iv. Each of these suggestions is possible, but God had a definite purpose in not revealing the exact nature of Paul’s thorn. If we knew exactly what Paul’s thorn was, then everybody who was afflicted – but not in exactly the same way – might doubt that Paul’s experience was relevant for them. God wanted everyone with any kind of thorn in the flesh to be able to put themselves in Paul’s shoes. “I generally find that each expositor has selected that particular thorn which had pierced his own bosom.” (Spurgeon)
4. (9-10) God’s provision to Paul through his thorn in the flesh.
And He said to me, “My grace is sufficient for you, for My strength is made perfect in weakness.” Therefore most gladly I will rather boast in my infirmities, that the power of Christ may rest upon me. Therefore I take pleasure in infirmities, in reproaches, in needs, in persecutions, in distresses, for Christ’s sake. For when I am weak, then I am strong.
a. And He said to me: God had a response for Paul. The answer was not what Paul initially hoped for or expected, but God still had a response for Paul. We often close our ears to God if He responds in a way we did not hope for or expect.
b. My grace is sufficient for you, for My strength is made perfect in weakness: Instead of removing the thorn from Paul’s life, God gave and would keep giving His grace to Paul. The grace God gave Paul was sufficient to meet his every need.
i. Paul was desperate in his desire to find relief from this burden, but there are two ways of relief. It can come by removing the load or by strengthening the shoulder that bears the load. Instead of taking away the thorn, God strengthened Paul under it, and God would show His strength through Paul’s apparent weakness.
ii. To do this, Paul had to believe that God’s grace is sufficient. We really don’t believe God’s grace is sufficient until we believe we are insufficient. For many of us, especially in American culture, this is a huge obstacle. We are the people who idolize the “self-made man” and want to rely on ourselves. But we can’t receive God’s strength until we know our weakness. We can’t receive the sufficiency of God’s grace until we know our own insufficiency.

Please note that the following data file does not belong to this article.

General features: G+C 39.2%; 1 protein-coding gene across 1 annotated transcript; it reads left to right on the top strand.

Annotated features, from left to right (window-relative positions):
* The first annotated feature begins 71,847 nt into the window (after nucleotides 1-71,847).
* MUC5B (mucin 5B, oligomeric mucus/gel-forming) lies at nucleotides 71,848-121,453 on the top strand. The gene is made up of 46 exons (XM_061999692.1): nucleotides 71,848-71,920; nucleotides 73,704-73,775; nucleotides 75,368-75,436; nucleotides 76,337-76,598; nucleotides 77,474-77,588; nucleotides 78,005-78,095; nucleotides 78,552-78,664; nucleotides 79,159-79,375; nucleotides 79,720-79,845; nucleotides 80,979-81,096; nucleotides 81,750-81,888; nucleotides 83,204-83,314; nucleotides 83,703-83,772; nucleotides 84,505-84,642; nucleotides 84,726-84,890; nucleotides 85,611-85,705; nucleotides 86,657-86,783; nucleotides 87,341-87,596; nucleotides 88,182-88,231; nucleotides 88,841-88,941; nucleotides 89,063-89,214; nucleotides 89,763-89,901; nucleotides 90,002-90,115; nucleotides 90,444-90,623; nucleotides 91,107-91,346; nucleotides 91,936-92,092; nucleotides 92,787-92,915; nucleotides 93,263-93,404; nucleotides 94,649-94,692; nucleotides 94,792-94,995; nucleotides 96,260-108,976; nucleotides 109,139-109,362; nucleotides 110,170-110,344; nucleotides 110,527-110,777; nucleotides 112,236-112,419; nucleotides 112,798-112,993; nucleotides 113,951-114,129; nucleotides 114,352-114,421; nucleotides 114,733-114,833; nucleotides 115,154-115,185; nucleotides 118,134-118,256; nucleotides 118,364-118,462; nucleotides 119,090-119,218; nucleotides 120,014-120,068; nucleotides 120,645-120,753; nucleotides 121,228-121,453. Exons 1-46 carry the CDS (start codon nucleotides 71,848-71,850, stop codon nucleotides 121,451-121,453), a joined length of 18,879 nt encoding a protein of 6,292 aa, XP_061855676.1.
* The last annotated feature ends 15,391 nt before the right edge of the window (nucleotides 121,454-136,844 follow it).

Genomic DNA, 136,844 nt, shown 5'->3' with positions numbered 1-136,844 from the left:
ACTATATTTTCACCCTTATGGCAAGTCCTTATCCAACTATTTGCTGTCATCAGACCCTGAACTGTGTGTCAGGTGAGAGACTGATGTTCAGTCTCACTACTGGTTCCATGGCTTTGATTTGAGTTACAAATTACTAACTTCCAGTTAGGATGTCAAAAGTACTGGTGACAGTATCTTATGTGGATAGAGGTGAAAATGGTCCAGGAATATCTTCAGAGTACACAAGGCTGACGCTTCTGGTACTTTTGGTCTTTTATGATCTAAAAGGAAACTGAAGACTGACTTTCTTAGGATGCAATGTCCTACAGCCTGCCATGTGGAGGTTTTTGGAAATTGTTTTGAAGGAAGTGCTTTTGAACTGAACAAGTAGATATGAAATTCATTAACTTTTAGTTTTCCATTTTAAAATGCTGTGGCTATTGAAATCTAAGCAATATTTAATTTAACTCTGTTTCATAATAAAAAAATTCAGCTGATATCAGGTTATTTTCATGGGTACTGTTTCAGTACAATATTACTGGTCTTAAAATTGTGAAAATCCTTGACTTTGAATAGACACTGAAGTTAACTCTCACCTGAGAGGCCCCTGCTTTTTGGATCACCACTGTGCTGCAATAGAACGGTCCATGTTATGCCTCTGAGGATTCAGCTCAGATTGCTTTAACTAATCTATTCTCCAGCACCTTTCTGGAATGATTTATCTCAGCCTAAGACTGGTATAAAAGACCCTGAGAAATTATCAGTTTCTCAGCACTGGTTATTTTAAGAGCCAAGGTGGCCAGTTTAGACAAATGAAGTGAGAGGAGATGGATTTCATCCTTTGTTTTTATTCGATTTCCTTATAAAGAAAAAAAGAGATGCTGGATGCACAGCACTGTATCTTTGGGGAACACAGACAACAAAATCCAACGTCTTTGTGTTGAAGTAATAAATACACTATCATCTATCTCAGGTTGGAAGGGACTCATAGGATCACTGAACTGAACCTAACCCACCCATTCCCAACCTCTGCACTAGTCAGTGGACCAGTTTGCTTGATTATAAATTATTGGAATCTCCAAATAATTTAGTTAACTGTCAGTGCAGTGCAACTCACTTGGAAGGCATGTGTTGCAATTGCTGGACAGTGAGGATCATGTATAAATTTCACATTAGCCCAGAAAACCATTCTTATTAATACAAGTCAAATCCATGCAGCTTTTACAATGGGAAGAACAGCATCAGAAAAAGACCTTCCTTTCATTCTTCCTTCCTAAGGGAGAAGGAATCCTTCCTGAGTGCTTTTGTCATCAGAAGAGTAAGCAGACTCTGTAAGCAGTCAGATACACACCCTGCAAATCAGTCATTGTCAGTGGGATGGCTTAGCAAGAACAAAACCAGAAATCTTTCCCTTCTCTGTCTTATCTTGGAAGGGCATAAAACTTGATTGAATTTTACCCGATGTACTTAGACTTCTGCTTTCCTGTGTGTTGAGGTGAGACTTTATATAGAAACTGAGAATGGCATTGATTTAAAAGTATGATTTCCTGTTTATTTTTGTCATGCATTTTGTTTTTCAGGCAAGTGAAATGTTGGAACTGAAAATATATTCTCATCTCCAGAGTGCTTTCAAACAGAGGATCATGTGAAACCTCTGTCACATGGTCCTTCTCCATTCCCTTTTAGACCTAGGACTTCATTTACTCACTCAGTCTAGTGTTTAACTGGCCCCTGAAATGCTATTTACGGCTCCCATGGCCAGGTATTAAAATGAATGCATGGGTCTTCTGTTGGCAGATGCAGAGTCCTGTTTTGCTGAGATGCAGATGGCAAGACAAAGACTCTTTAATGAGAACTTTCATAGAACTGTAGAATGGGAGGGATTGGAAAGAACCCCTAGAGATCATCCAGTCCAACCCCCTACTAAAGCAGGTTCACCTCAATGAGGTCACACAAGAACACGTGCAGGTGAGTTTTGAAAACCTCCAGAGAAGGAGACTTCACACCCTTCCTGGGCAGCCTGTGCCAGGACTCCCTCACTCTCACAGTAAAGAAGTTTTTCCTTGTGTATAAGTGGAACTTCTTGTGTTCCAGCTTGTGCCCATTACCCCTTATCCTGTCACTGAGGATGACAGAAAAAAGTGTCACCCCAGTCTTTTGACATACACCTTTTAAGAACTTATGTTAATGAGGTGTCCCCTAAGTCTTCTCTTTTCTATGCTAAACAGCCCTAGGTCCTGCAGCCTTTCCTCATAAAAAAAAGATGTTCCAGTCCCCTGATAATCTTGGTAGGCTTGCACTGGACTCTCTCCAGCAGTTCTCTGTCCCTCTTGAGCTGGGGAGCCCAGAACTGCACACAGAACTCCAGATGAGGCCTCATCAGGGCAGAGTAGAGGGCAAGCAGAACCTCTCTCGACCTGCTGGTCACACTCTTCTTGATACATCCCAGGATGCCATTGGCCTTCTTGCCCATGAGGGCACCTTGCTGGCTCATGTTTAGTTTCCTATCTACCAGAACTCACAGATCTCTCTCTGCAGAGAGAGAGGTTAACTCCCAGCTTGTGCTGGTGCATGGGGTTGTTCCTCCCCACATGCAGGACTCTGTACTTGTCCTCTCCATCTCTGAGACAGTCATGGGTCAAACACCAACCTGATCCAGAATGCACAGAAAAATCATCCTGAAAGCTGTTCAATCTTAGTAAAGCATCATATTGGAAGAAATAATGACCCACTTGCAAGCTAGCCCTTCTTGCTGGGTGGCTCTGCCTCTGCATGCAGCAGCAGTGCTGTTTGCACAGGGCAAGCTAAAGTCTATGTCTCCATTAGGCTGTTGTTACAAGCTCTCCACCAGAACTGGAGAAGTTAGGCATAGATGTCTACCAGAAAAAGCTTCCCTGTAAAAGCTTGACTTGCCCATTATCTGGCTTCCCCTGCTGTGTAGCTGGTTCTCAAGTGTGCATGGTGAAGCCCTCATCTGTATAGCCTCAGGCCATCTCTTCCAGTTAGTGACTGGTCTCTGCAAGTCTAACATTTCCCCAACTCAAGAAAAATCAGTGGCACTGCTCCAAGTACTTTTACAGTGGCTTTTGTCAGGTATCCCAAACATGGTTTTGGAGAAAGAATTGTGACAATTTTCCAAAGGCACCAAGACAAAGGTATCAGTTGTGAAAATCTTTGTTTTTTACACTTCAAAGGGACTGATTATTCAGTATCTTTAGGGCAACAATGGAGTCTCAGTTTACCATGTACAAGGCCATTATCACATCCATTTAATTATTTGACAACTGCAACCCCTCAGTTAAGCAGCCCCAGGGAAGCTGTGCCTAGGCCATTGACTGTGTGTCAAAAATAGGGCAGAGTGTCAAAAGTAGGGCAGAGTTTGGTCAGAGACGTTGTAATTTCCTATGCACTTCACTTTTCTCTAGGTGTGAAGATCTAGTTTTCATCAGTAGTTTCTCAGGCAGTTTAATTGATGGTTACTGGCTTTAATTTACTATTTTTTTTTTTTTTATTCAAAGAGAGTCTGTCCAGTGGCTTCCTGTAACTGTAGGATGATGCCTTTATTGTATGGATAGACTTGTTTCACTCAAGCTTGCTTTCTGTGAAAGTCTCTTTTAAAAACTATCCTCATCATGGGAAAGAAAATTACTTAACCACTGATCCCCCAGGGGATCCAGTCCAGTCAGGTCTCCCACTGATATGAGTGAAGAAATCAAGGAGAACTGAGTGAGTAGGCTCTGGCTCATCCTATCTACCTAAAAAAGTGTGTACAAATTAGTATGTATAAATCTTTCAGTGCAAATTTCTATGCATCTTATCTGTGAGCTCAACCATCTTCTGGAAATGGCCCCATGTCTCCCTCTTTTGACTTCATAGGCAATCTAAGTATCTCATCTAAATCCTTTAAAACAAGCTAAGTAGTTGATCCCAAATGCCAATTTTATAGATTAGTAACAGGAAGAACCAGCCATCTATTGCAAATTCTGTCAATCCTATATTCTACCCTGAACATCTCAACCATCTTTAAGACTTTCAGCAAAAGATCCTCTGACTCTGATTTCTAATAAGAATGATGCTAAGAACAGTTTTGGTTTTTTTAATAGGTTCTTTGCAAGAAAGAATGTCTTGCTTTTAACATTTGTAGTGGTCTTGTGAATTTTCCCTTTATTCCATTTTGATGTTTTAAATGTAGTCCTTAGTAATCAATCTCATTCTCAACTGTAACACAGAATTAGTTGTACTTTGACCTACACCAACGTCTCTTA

iii. “Great tribulation brings out the great strength of God. If you never feel inward conflicts and sinking of soul, you do not know much of the upholding power of God; but if you go down, down, into the depths of soul-anguish till the deep threatens to shut her mouth upon you, and then the Lord rides upon a cherub and does fly, yea, rides upon the wings of the wind and delivers your soul, and catches you away to the third heaven of delight, then you perceive the majesty of divine grace. Oh, there must be the weakness of man, felt, recognized, and mourned over, or else the strength of the Son of God will never be perfected in us.” (Spurgeon)
c. My grace is sufficient: How did God’s grace make the difference? How did it meet Paul’s need at this point?
i. Grace could meet Paul’s need because it expresses God’s acceptance and pleasure in us. When we receive His grace, we enjoy our status of favor and approval in God’s eyes. Grace means that God likes us, that He is favorably disposed towards us and that we have His approval and promise of care.
ii. Grace could meet Paul’s need because it was available all the time. When we sin or fail, it does not put us outside the reach of God’s grace. Since grace is given freely to us in Jesus, it can’t be taken away later because we stumble or fall. When we come to God by faith through the blood of Jesus, His grace is ever ready to meet us and to minister to our insufficiencies.
iii. Grace could meet Paul’s need because it was the very strength of God. So much of the power of this world is expressed in things that can only bring harm and destruction, but God loves to show His power through His goodness and grace. Sometimes we associate goodness with cowardice or timidity. When we do, we take a worldly perspective about power and strength, and we deny God’s truth about the strength of grace and love. Grace is not weak or wimpy. Instead, it is the power of God to fulfill what we lack.
d. My grace is sufficient for you: You may emphasize any aspect of this you please.
i. “My grace is sufficient for you.” Grace is the favor and love of God in action. It means He loves us and is pleased by us. Can you hear it from God? “My love is enough for you.” Isn’t it true?
ii. “My grace is sufficient for you.” Whose grace is it? It is the grace of Jesus. Isn’t His love, His favor, enough? What will Jesus fail at? Remember too that Jesus suffered thorns, so He cares and He knows.